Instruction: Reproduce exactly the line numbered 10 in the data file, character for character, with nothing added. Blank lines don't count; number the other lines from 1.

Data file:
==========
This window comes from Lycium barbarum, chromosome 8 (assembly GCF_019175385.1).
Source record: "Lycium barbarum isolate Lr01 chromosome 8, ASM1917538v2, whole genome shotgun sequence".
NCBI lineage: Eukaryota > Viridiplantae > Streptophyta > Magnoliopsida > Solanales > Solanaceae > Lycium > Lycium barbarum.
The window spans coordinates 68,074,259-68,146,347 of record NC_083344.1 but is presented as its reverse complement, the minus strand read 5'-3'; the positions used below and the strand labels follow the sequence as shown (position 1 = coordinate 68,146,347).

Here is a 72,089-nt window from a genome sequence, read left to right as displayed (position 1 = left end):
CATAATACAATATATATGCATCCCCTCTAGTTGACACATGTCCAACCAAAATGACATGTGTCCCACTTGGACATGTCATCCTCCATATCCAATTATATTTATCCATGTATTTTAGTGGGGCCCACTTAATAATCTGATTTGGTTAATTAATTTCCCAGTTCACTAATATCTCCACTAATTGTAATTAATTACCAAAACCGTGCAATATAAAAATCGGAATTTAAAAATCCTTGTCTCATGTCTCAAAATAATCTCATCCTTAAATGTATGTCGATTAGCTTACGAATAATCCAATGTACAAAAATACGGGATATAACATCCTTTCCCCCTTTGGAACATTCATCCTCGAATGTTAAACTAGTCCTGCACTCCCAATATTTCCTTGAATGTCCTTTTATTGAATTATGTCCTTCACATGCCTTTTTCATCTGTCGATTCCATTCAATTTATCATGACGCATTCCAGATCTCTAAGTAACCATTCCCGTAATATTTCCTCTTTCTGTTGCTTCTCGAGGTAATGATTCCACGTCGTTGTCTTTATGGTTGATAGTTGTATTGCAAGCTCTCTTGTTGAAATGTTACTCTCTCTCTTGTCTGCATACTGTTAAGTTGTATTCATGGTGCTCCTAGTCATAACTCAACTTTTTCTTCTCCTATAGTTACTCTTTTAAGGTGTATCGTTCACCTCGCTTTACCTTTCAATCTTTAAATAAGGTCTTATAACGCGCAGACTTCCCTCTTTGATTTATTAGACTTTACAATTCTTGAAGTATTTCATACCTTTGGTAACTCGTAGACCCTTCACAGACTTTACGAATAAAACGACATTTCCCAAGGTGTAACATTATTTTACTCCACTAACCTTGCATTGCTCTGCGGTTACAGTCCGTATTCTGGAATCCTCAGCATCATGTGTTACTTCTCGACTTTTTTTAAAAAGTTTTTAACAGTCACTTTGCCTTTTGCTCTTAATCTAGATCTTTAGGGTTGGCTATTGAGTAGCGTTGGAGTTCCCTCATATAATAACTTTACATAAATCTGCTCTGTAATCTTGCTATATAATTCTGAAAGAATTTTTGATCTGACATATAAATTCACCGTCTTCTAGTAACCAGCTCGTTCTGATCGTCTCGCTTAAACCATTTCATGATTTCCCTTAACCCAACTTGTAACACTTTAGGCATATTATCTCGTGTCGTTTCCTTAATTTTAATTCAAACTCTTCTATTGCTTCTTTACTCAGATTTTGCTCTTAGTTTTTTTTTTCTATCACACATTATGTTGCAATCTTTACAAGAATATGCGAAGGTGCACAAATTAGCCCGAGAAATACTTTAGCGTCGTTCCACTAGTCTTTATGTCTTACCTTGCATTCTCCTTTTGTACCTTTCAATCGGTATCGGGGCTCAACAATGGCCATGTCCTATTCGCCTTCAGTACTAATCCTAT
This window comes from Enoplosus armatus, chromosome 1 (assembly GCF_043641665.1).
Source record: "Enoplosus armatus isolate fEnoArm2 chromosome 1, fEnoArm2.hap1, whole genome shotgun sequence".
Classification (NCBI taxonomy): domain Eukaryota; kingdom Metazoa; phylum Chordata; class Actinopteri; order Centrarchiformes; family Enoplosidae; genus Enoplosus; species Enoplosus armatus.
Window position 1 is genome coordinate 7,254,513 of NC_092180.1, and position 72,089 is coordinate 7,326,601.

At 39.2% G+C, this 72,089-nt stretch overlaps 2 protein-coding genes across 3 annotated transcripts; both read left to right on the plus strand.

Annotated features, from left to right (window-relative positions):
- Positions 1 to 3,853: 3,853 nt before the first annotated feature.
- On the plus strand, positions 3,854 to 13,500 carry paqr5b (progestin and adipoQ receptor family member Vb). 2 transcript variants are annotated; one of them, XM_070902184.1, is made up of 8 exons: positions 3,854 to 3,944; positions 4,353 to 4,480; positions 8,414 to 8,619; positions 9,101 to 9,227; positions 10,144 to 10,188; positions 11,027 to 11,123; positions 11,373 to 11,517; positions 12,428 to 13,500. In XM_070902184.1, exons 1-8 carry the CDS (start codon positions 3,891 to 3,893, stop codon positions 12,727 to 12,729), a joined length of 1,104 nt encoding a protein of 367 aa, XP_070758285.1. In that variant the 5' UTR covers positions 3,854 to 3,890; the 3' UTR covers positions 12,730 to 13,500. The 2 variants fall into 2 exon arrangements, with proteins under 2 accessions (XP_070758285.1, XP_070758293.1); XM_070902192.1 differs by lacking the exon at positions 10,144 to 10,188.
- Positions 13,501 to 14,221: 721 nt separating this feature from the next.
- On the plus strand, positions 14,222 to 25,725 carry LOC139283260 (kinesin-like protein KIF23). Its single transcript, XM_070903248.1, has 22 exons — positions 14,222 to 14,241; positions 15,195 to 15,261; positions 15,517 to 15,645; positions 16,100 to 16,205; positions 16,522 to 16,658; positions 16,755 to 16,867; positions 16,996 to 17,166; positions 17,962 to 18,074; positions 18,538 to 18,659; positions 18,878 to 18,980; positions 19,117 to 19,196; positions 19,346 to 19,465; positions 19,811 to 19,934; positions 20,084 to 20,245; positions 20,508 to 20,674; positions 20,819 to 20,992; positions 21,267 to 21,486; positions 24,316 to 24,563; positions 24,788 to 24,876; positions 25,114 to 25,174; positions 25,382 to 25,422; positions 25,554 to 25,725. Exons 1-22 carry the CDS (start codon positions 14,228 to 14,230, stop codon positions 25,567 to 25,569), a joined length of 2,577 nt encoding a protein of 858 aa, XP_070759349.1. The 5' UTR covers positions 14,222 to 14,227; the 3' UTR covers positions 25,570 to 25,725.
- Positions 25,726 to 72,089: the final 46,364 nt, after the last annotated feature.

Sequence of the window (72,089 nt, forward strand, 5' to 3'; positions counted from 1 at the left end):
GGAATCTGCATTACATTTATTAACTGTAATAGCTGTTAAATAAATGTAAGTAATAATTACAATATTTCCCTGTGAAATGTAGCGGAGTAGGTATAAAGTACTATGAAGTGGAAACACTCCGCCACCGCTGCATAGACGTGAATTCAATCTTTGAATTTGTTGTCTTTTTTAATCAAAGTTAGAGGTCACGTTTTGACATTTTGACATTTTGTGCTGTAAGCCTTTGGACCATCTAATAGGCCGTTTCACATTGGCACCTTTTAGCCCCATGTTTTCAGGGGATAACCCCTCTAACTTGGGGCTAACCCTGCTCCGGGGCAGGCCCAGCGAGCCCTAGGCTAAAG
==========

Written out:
Window position 1 is genome coordinate 7,254,513 of NC_092180.1, and position 72,089 is coordinate 7,326,601.